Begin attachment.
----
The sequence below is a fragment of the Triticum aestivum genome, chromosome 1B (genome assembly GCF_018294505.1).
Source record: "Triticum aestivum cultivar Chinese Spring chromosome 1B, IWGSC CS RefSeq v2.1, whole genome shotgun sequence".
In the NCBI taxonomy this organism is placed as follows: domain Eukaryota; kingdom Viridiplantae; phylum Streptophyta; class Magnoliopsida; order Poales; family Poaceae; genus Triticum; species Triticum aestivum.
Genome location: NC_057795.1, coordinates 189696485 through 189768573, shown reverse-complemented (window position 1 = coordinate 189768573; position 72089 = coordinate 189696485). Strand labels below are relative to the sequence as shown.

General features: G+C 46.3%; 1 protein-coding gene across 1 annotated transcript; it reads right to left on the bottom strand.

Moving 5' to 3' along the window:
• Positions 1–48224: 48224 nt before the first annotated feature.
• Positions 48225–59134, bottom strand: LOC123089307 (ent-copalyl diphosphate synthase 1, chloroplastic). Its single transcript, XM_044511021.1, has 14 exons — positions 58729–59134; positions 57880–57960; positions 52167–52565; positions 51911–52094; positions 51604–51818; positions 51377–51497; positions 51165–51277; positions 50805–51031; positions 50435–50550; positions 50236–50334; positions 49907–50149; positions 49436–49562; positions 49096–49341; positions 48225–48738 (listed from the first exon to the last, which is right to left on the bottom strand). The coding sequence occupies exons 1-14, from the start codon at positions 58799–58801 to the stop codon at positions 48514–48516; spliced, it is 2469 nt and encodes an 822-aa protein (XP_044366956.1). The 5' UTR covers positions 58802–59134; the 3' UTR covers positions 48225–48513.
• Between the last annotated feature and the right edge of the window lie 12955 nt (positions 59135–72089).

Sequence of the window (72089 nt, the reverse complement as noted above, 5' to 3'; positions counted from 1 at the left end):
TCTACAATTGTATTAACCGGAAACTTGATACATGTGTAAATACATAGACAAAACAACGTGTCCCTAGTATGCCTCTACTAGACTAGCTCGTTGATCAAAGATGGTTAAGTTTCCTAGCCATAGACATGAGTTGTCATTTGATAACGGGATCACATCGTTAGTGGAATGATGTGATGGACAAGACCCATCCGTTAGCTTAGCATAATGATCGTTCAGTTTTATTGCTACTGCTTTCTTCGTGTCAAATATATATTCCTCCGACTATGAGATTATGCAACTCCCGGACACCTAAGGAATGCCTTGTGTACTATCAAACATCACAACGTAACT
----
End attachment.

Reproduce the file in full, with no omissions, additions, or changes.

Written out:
The sequence below is a fragment of the Triticum aestivum genome, chromosome 1B (genome assembly GCF_018294505.1).
Source record: "Triticum aestivum cultivar Chinese Spring chromosome 1B, IWGSC CS RefSeq v2.1, whole genome shotgun sequence".
In the NCBI taxonomy this organism is placed as follows: domain Eukaryota; kingdom Viridiplantae; phylum Streptophyta; class Magnoliopsida; order Poales; family Poaceae; genus Triticum; species Triticum aestivum.
Genome location: NC_057795.1, coordinates 189696485 through 189768573, shown reverse-complemented (window position 1 = coordinate 189768573; position 72089 = coordinate 189696485). Strand labels below are relative to the sequence as shown.

General features: G+C 46.3%; 1 protein-coding gene across 1 annotated transcript; it reads right to left on the bottom strand.

Moving 5' to 3' along the window:
• Positions 1–48224: 48224 nt before the first annotated feature.
• Positions 48225–59134, bottom strand: LOC123089307 (ent-copalyl diphosphate synthase 1, chloroplastic). Its single transcript, XM_044511021.1, has 14 exons — positions 58729–59134; positions 57880–57960; positions 52167–52565; positions 51911–52094; positions 51604–51818; positions 51377–51497; positions 51165–51277; positions 50805–51031; positions 50435–50550; positions 50236–50334; positions 49907–50149; positions 49436–49562; positions 49096–49341; positions 48225–48738 (listed from the first exon to the last, which is right to left on the bottom strand). The coding sequence occupies exons 1-14, from the start codon at positions 58799–58801 to the stop codon at positions 48514–48516; spliced, it is 2469 nt and encodes an 822-aa protein (XP_044366956.1). The 5' UTR covers positions 58802–59134; the 3' UTR covers positions 48225–48513.
• Between the last annotated feature and the right edge of the window lie 12955 nt (positions 59135–72089).

Sequence of the window (72089 nt, the reverse complement as noted above, 5' to 3'; positions counted from 1 at the left end):
TCTACAATTGTATTAACCGGAAACTTGATACATGTGTAAATACATAGACAAAACAACGTGTCCCTAGTATGCCTCTACTAGACTAGCTCGTTGATCAAAGATGGTTAAGTTTCCTAGCCATAGACATGAGTTGTCATTTGATAACGGGATCACATCGTTAGTGGAATGATGTGATGGACAAGACCCATCCGTTAGCTTAGCATAATGATCGTTCAGTTTTATTGCTACTGCTTTCTTCGTGTCAAATATATATTCCTCCGACTATGAGATTATGCAACTCCCGGACACCTAAGGAATGCCTTGTGTACTATCAAACATCACAACGTAACT